law society of upper canada

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A lot of immigration lawyers think the government helped Conrad Black with his residence permit

Immigration Minister Jason Kenney (Image: Twitter)

In June, it seemed the rumours that Conrad Black had high-ranking government help with his application for Canadian residency had been quelled—but now they’re back. More than 80 lawyers (all immigration specialists) have signed an open letter to Immigration Minister Jason Kenney, saying they believe he helped speed along the newspaper magnate–cum–jailbird’s temporary permit. The letter is in support of a Toronto lawyer, Guidy Mamann, who had suggested such a high profile case wouldn’t have been left solely in the hands of civil servants without a “wink or nod” from the minister. Following Mamann’s comments, Kenney’s office asked the Law Society of Upper Canada to investigate and formally censure him, but the file was closed due to lack of evidence. Surprisingly, the famously litigious baron has steered well clear of this particular war of words. [Globe and Mail]

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The Law Society of Upper Canada keeps its name (not that it’s old-fashioned)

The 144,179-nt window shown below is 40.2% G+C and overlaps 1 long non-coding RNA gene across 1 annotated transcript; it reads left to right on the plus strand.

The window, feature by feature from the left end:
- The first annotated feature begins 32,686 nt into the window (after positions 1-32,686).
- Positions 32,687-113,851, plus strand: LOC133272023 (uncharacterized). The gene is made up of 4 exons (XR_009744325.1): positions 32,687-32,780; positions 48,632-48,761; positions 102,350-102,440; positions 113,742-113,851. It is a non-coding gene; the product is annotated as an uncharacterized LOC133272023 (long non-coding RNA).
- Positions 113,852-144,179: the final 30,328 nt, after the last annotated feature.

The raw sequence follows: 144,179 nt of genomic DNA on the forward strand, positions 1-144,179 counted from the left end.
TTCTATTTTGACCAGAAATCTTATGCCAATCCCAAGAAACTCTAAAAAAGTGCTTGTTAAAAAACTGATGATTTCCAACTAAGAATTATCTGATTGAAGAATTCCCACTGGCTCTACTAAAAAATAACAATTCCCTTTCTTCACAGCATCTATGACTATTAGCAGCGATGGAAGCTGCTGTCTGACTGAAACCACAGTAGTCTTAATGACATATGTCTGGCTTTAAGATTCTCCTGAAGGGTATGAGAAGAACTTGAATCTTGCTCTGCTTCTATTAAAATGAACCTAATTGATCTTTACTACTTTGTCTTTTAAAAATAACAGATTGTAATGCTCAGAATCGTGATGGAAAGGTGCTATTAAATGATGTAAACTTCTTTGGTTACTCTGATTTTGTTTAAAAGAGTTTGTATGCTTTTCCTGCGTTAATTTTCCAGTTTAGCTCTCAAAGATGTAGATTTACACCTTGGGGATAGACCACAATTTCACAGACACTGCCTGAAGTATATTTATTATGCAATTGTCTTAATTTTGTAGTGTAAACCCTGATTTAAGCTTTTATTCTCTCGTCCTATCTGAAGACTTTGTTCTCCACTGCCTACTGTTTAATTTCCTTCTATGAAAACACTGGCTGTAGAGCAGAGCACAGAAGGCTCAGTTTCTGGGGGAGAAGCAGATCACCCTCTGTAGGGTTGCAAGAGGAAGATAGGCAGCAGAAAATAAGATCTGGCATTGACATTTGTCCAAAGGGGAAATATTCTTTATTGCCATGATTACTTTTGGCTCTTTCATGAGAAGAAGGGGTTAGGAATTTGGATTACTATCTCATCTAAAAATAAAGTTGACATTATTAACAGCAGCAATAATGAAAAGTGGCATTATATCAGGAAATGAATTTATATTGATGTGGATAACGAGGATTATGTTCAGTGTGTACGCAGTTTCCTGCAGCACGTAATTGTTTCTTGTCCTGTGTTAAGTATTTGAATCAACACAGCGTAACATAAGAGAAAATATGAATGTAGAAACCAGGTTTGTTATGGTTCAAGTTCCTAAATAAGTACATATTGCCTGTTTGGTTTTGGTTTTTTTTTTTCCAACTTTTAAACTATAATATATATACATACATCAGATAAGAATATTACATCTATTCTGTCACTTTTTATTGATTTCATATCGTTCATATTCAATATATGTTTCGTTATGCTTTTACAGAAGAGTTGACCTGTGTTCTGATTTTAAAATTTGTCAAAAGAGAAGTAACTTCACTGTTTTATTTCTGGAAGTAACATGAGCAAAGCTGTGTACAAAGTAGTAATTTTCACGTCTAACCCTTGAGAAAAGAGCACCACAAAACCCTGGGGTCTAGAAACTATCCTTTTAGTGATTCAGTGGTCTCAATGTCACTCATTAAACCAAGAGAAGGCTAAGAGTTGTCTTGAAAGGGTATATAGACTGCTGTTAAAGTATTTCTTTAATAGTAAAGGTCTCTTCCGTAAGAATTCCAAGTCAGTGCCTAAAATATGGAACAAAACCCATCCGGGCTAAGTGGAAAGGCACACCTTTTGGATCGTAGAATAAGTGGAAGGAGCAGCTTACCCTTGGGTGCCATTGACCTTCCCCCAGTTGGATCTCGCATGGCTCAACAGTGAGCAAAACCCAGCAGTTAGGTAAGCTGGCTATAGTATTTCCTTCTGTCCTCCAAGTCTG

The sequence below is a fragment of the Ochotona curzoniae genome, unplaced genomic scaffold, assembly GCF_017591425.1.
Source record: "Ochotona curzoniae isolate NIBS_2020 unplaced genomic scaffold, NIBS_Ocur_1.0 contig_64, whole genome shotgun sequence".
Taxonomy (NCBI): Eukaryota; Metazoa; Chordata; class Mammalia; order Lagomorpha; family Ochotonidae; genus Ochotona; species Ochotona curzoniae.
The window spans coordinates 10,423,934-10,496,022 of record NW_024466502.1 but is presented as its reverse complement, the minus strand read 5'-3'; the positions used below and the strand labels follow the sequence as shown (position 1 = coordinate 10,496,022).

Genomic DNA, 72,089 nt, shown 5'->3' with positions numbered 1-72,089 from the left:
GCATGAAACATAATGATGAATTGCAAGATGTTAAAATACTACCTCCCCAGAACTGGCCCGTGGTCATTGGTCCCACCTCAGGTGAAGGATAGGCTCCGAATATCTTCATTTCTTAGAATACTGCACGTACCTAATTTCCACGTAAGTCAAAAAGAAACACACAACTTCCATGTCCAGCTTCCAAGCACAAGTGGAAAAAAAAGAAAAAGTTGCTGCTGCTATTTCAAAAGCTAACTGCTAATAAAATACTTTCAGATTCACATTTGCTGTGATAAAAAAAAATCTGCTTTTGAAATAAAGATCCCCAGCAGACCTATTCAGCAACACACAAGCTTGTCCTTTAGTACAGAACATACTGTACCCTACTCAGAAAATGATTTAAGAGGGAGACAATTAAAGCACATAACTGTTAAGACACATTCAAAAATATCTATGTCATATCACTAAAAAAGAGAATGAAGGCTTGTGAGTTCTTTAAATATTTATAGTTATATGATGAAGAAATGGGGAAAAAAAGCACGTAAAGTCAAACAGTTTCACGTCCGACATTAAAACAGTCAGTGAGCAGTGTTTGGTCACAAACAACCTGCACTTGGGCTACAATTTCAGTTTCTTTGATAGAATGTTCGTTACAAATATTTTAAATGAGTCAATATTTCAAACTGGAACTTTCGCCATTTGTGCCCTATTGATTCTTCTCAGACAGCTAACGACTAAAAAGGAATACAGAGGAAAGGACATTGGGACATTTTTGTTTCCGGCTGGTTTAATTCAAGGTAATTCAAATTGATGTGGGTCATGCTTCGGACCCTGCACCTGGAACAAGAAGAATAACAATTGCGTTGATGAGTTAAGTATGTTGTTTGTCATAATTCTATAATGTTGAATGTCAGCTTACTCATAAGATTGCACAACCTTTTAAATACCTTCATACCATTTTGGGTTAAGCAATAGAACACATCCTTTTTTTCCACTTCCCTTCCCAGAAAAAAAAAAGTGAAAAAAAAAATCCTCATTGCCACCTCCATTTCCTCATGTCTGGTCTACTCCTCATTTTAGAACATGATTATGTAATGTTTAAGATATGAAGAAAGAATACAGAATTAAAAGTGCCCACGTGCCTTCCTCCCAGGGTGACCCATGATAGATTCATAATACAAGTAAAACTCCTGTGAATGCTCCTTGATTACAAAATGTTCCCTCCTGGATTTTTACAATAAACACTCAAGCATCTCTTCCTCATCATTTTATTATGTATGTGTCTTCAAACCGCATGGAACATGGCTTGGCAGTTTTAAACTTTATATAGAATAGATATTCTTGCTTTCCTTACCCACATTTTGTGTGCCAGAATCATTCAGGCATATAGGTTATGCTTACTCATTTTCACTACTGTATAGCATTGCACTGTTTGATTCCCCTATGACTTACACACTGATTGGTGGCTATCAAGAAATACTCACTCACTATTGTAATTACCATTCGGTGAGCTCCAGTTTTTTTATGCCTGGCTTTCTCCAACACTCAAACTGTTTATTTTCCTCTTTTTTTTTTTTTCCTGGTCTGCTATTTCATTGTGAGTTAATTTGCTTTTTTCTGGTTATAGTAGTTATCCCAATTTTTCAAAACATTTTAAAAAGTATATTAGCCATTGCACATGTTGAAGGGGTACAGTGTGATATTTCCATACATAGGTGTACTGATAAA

In what sounds like a truly stirring annual general meeting, the Law Society of Upper Canada decided this week to keep its old-timey name (so what if Upper Canada hasn’t been a geographic region for about 145 years and the name yields the acronym LSUC?). A few rebels had dared to suggest the society, founded in 1797, become the Ontario Law Society (or, even better: the League of Extraordinary Ontario Lawyers and Paralegals). According to the Toronto Star’s account, federal lawyer Tom Vincent unfurled a map of Ontario “with a purposeful flourish” to show that the historical boundaries of Upper Canada don’t represent the present region. Next, former treasurer Vern Krishna—who has a “well-trimmed, snow-white handlebar moustache and round spectacles”—argued passionately in favour of tradition. Ultimately, the deciding point was that the change would cost $1.5 million. An overwhelming majority defeated the motion—and then threw up their top hats and monocles and shouted huzzah! Well, that’s what we imagine, at least. [Toronto Star]